Farmer Focus: Poor prices for cows from VIA

As Christmas approaches we have enjoyed a few frosty mornings, allowing us to get the dung emptied out of the cattle courts.

The fields are pretty sodden, drains have been working to full capacity and topsoil has been shared with neighbours.

This damp, foggy weather has seen us having to treat a few calves with “hanging lugs”, but we have managed to keep any pneumonia at bay.

Calving has just started and text message reports from the calving probes are a plenty.

Read more from our other livestock farmer focus writers 

Green is the new buzz word. We have decided to invest in a 45kW solar panel project for the top of the cattle court, which hopefully should be in place by the 1 January.

Various tractors have been here on demo, as we mean to change one in the spring. All makes and colours, including various shades of green, have been tested.  

Finally we have been trying to work out cropping rotations to comply with the new CAP greening crop rules set down by the Scottish government.

We sell most of our cast cows deadweight to the local beef processor, but recently they’ve introduced visual image analysis (VIA) to grade the cattle.

This system has a much larger 15-point payment grid, which has worked satisfactorily when selling young bulls.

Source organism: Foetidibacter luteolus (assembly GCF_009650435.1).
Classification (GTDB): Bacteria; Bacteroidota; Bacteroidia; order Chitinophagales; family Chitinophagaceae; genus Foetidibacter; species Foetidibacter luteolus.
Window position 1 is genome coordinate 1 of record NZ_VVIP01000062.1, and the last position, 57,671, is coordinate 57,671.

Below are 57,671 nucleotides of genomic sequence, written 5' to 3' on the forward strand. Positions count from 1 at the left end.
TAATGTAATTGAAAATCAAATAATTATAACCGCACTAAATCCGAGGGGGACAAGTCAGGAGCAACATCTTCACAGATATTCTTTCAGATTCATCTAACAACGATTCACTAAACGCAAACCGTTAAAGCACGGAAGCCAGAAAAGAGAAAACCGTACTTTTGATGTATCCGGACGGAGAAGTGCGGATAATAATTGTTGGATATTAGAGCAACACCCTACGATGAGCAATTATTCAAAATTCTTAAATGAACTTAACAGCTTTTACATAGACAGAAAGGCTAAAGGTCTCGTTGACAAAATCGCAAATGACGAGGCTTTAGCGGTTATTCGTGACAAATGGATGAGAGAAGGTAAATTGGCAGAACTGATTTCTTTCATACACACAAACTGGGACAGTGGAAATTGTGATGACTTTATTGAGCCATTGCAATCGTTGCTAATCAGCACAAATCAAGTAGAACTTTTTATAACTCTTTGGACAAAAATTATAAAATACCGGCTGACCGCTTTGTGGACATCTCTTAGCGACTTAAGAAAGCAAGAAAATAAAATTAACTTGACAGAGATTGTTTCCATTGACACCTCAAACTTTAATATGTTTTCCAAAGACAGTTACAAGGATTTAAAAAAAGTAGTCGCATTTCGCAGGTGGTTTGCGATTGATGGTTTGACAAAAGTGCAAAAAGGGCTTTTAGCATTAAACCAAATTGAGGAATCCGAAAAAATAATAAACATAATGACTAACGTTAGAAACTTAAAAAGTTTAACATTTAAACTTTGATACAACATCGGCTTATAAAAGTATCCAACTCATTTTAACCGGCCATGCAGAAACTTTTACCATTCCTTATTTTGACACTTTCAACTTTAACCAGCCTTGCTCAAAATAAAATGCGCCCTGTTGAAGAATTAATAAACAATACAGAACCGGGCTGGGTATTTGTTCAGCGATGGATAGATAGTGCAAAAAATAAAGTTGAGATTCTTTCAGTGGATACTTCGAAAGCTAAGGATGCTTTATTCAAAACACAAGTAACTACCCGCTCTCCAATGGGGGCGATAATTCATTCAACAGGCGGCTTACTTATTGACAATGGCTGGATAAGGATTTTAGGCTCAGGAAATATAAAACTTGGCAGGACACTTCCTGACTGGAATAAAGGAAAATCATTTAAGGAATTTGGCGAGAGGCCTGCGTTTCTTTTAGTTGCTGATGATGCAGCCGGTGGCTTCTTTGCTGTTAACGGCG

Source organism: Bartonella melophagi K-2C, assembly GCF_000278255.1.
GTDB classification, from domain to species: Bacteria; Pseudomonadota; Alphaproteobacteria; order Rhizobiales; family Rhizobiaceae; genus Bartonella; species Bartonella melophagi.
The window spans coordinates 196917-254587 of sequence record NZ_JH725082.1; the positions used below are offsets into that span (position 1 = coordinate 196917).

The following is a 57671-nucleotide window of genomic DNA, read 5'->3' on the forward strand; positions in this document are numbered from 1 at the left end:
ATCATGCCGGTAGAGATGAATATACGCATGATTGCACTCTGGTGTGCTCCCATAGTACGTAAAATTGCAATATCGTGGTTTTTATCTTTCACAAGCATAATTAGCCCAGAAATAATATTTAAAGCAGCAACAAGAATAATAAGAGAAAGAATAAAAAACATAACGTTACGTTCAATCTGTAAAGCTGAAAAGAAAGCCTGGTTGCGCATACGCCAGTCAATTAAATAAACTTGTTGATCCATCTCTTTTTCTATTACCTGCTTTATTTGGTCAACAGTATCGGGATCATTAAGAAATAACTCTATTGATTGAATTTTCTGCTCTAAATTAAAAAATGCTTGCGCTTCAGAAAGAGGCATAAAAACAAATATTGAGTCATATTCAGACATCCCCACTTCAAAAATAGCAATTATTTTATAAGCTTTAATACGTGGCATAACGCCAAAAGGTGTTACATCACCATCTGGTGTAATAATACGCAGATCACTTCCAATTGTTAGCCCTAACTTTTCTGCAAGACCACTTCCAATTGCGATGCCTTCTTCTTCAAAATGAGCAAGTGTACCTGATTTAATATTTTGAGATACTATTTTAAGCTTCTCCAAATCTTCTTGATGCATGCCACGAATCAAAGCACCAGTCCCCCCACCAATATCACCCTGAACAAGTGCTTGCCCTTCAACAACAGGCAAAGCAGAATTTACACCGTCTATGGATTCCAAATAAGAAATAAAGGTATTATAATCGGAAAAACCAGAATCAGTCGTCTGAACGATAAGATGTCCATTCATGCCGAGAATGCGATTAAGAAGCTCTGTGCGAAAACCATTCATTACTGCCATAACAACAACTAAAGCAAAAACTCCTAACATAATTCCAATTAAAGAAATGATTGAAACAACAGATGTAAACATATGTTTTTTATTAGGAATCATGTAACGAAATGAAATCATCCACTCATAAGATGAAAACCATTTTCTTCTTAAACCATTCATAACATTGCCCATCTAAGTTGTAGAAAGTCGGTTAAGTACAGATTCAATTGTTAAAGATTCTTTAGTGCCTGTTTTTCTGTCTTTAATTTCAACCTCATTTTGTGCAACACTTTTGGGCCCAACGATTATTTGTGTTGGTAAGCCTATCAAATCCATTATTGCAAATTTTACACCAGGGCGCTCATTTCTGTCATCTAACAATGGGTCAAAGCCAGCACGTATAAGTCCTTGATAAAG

However, our eyesight and the VIA grading system are differing somewhat when it comes to grading the big purebred cows, and disappointing grades with poorer payments are going to make us trial the live market once again.

The ploughing has all been completed. Our son James has been receiving first-class training from a neighbour and past plough salesman Jim, and has participated in his first ploughing match with some encouraging results.

As Christmas approaches I hope Santa has got our lists… Bob would like the calving to continue smoothly, I would like a few willing elves to clean the house and clear my pile of ironing, our eldest son Andrew thinks he needs a new stock bull, shepherd Brian hopes all the ewes have taken to the tup first go and James can dream on as he wants a Black Fendt!

Wishing you all a very merry Christmas from all at Newhouse. 

Bob and Kay Adam run 100 pedigree Limousin and Charolais cows on their 222ha family farm in Angus and rent a 728ha hill farm running 640 ewes and 30 suckler cows